In January, the Department of Health and Human Services (HHS) and the U.S. Department of Agriculture (USDA) released the "Dietary Guidelines for Americans 2005." New guidelines are issued by the HHS and USDA every five years, and since obesity in America is at an all time high, it seems they came just in the nick of time.
Among the new recommendations, the guidelines place a strong emphasis on fruit and vegetable consumption and recommend that consumers select "from all five vegetable subgroups (dark green, orange, legumes, starchy vegetables, and other vegetables) several times a week." The guidelines also emphasize whole-grain consumption and recommend three cups of fat-free milk products per day. Other recommendations include limiting sugar, sodium, and saturated and trans-fat intakes, and limiting alcohol consumption to one to two drinks a day. The overarching theme of the guidelines emphasizes selecting foods that are high in nutrients and low in calories.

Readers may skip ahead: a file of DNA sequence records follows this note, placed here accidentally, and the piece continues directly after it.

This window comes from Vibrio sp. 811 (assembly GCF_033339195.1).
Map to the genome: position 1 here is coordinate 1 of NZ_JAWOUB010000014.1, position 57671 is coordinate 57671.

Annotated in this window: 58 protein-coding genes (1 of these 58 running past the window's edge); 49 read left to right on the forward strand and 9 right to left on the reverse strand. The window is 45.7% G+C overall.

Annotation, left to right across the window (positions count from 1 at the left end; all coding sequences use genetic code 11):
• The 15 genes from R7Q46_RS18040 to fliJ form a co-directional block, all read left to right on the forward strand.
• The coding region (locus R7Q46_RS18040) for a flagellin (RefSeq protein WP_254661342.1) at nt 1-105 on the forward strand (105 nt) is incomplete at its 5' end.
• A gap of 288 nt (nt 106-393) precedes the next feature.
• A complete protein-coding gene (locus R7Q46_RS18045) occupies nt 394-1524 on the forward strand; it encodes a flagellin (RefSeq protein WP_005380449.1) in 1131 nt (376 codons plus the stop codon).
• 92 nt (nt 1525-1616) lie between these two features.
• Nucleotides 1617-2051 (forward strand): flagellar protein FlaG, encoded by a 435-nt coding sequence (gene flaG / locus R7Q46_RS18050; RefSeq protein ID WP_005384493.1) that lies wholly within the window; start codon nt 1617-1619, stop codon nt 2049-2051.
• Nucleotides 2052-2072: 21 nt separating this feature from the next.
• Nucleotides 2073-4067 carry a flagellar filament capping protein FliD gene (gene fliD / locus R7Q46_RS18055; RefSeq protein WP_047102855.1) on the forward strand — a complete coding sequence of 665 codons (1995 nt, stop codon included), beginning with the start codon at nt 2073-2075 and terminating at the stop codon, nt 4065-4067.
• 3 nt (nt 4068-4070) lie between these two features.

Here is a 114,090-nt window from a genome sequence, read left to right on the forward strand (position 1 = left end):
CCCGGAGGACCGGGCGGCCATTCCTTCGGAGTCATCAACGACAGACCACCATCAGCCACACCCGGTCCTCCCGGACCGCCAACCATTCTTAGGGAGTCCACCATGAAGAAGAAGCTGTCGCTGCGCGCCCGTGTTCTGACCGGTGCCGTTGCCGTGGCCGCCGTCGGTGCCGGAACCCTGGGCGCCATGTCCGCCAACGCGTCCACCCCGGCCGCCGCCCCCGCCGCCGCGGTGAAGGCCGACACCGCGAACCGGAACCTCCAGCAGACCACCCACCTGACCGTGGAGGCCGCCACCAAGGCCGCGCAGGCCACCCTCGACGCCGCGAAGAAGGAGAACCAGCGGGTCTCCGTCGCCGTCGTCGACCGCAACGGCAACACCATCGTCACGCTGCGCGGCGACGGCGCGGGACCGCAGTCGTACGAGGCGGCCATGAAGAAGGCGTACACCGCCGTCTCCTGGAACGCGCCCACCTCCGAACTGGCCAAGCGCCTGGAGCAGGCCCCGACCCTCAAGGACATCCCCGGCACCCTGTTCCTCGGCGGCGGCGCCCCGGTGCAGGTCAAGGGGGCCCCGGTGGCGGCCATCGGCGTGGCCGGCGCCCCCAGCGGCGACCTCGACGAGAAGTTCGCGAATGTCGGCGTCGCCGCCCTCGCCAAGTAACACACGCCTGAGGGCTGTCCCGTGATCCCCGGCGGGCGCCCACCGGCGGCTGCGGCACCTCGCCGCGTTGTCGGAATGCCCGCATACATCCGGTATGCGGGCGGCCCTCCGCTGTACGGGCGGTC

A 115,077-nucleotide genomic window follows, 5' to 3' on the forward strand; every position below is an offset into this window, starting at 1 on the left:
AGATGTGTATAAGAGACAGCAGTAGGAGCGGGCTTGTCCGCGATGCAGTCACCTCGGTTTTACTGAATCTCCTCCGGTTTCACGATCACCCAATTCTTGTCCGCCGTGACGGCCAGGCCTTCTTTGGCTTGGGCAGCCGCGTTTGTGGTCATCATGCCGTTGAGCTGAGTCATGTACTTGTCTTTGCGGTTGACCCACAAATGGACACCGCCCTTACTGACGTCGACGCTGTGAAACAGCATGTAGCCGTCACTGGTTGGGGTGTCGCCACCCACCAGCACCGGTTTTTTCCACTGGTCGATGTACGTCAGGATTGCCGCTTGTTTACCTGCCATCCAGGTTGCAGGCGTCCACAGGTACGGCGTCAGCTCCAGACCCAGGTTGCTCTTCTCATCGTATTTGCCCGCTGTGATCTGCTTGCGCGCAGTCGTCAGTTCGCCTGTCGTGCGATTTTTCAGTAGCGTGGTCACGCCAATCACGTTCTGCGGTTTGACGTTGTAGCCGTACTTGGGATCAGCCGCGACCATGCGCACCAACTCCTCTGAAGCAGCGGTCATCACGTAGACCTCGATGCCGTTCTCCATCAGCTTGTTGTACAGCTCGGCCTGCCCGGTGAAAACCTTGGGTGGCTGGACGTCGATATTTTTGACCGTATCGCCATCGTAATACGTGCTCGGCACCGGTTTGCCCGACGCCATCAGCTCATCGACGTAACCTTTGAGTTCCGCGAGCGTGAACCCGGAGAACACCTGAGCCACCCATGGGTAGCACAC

"Considering the epidemic of obesity we face in our country, people need all the help they can get in understanding the relationships between food consumption, a healthy diet, physical fitness and good health," Susan H. Laramee, a registered dietitian and president of the American Dietetic Association (ADA), said in the press release.
The new guidelines will also direct the nation's policies for the next five years for government nutrition programs, including research, education, food assistance programs, labeling and nutrition promotion, the press release said.
For more information on nutrition, health and wellness, visit www.chiroweb.com/find/archives/nutrition.
Dietary Guidelines for Americans 2005. www.healthierus.gov/dietaryguidelines.
Press release. What do 2005 dietary guidelines mean for Americans? American Dietetic Association. Jan 12, 2005. www.eatright.org.